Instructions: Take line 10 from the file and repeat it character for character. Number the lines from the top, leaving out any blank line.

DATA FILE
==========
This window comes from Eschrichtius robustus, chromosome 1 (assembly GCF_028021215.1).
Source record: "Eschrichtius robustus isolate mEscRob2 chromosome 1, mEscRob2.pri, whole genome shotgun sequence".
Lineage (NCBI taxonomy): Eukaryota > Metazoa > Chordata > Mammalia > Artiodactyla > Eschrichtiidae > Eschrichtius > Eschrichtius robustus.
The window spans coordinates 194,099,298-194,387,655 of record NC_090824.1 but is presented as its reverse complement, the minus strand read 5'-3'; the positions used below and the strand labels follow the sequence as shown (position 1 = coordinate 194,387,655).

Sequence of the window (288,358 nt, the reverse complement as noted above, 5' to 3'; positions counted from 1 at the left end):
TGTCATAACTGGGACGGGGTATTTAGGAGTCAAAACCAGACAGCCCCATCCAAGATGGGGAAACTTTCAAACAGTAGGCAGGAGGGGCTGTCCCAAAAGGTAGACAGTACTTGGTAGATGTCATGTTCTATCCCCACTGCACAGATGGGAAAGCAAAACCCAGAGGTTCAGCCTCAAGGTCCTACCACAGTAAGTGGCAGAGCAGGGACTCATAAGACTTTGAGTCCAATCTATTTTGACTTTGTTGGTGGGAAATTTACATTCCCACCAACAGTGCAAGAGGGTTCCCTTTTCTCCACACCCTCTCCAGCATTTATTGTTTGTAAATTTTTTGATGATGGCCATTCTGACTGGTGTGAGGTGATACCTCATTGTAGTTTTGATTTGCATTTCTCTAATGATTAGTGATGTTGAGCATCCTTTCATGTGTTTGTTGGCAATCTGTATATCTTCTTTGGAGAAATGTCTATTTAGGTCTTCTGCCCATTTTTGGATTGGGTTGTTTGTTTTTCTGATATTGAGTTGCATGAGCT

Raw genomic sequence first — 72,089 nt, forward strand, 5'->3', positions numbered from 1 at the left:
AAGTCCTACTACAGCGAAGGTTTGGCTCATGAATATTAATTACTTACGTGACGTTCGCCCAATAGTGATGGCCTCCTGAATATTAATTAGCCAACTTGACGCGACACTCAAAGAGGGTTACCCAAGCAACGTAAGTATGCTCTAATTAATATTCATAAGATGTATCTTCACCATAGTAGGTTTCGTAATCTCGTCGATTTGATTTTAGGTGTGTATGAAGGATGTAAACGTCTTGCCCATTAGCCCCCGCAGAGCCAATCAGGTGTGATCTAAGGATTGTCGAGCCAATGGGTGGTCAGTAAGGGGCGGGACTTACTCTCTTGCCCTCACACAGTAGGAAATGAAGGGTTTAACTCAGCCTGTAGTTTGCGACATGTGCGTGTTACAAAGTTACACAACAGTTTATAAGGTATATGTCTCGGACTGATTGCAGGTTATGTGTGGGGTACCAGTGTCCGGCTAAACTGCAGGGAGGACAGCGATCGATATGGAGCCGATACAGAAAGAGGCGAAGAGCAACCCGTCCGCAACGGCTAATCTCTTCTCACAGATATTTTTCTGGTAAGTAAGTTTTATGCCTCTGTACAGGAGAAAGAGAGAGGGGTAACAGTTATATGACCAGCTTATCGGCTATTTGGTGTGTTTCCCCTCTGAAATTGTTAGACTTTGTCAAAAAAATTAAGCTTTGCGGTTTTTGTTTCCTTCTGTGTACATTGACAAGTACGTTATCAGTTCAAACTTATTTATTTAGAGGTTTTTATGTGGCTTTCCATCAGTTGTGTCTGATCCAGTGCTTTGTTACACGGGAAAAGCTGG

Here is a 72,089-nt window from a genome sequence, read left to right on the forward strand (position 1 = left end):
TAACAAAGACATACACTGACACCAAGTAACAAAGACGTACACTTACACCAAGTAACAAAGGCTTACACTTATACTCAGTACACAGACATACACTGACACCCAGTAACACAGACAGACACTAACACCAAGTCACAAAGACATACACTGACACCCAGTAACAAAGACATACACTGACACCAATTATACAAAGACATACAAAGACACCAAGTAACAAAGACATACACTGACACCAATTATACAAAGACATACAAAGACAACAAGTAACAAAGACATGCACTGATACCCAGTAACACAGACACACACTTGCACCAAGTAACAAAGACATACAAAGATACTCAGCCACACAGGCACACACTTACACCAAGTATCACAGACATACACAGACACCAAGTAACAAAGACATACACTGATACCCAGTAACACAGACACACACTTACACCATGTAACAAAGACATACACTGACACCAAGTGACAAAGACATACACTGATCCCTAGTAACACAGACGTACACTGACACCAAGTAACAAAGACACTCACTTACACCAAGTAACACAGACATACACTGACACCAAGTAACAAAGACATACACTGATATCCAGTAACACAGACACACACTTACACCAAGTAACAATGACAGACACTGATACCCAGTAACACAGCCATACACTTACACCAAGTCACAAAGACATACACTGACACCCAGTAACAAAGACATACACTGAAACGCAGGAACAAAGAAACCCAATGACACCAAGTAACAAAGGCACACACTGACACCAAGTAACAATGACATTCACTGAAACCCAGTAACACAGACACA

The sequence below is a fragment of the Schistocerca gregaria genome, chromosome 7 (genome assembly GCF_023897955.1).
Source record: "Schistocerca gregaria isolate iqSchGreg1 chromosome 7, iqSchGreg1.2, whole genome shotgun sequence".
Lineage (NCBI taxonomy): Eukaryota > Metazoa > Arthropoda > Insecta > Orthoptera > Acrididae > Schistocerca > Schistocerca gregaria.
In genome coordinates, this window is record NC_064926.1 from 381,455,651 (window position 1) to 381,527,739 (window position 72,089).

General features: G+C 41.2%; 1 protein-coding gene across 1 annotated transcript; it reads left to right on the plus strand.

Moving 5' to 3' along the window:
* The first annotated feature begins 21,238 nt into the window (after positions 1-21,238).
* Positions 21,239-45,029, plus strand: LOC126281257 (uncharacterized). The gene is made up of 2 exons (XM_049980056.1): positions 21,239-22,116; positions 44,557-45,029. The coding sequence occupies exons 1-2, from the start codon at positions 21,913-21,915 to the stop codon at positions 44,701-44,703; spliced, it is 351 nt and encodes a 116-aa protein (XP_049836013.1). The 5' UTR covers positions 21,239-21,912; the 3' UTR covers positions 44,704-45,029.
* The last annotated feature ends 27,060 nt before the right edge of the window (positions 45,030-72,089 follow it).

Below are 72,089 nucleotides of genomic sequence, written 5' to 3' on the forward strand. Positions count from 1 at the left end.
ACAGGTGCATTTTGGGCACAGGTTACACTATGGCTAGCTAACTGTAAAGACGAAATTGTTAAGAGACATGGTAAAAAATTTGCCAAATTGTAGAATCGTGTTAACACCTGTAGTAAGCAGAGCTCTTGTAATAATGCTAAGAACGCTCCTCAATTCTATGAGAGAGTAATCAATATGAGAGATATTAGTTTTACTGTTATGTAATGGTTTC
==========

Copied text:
TAACAAAGACATACACTGACACCAAGTAACAAAGACGTACACTTACACCAAGTAACAAAGGCTTACACTTATACTCAGTACACAGACATACACTGACACCCAGTAACACAGACAGACACTAACACCAAGTCACAAAGACATACACTGACACCCAGTAACAAAGACATACACTGACACCAATTATACAAAGACATACAAAGACACCAAGTAACAAAGACATACACTGACACCAATTATACAAAGACATACAAAGACAACAAGTAACAAAGACATGCACTGATACCCAGTAACACAGACACACACTTGCACCAAGTAACAAAGACATACAAAGATACTCAGCCACACAGGCACACACTTACACCAAGTATCACAGACATACACAGACACCAAGTAACAAAGACATACACTGATACCCAGTAACACAGACACACACTTACACCATGTAACAAAGACATACACTGACACCAAGTGACAAAGACATACACTGATCCCTAGTAACACAGACGTACACTGACACCAAGTAACAAAGACACTCACTTACACCAAGTAACACAGACATACACTGACACCAAGTAACAAAGACATACACTGATATCCAGTAACACAGACACACACTTACACCAAGTAACAATGACAGACACTGATACCCAGTAACACAGCCATACACTTACACCAAGTCACAAAGACATACACTGACACCCAGTAACAAAGACATACACTGAAACGCAGGAACAAAGAAACCCAATGACACCAAGTAACAAAGGCACACACTGACACCAAGTAACAATGACATTCACTGAAACCCAGTAACACAGACACA